It turns out that Schapiro was one of 11 presidents to overturn the original decision. This group included Rutgers chairman Jonathan Holloway, a former Stanford football player who told NJ.com last week that he was concerned about the direction of the virus next month and that the conferences push forward. Southeast, Atlantic Coast and Big 12 had revealed a distorted set of values. (A spokesperson for Rutgers said Holloway was unavailable for an interview on Wednesday.)
The science behind the decision, the conference said, centered on one element: the Big Ten’s ability to procure rapid testing capabilities, which it said would allow colleges to test their soccer players (and other fall athletes). The rapid tests, however, were found to be less accurate than the other versions. They may miss infected people carrying small amounts of the virus, producing false negatives, or detecting people at the end of infections who only have dead viruses, producing false positives. Daily testing could help eliminate these inaccuracies.
Commissioner Kevin Warren, who was fired last month for covering up the decision not to play in secret, pledged transparency on Wednesday. And then, a few minutes later, he declined to say who the Big Ten contracted with for testing.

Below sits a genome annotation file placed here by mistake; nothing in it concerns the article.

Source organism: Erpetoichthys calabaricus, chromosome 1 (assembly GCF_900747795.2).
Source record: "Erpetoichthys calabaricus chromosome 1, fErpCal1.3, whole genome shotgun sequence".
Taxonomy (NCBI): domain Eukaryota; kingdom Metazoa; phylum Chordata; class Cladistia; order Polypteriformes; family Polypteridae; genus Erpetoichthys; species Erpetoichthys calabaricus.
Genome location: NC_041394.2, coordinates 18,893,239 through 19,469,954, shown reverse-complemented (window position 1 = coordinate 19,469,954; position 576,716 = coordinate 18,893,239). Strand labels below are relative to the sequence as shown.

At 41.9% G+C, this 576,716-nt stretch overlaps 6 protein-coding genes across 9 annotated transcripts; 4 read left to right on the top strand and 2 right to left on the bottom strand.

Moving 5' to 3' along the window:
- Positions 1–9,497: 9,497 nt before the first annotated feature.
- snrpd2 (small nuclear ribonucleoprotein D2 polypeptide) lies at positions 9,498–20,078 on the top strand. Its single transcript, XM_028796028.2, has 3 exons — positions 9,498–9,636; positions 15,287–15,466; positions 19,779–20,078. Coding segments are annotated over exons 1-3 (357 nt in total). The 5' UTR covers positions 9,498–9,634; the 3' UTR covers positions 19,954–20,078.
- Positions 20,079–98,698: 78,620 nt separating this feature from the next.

When the Pac-12, another of the nation’s biggest conferences, ended football on August 11, just hours after the Big Ten, it at least cited three criteria for a potential return to the game: improved testing, more information about the virus. related side effects (including cardiac inflammation) and reduced rates of community infection.
The Big Ten have said they are addressing many of these concerns. In addition to daily testing, he said all athletes who are positive for the coronavirus should have a cardiac MRI scan. But these expensive machines rarely exist in college towns; the closest one to Penn State, for example, is almost a two hour drive, in Harrisburg, Pa. “Access would be a major issue if we said every athlete had to get one,” said Dermot Phelan, a cardiologist in Charlotte, NC, who is an advisor to the Atlantic Coast Conference, whose teams have already started. their season.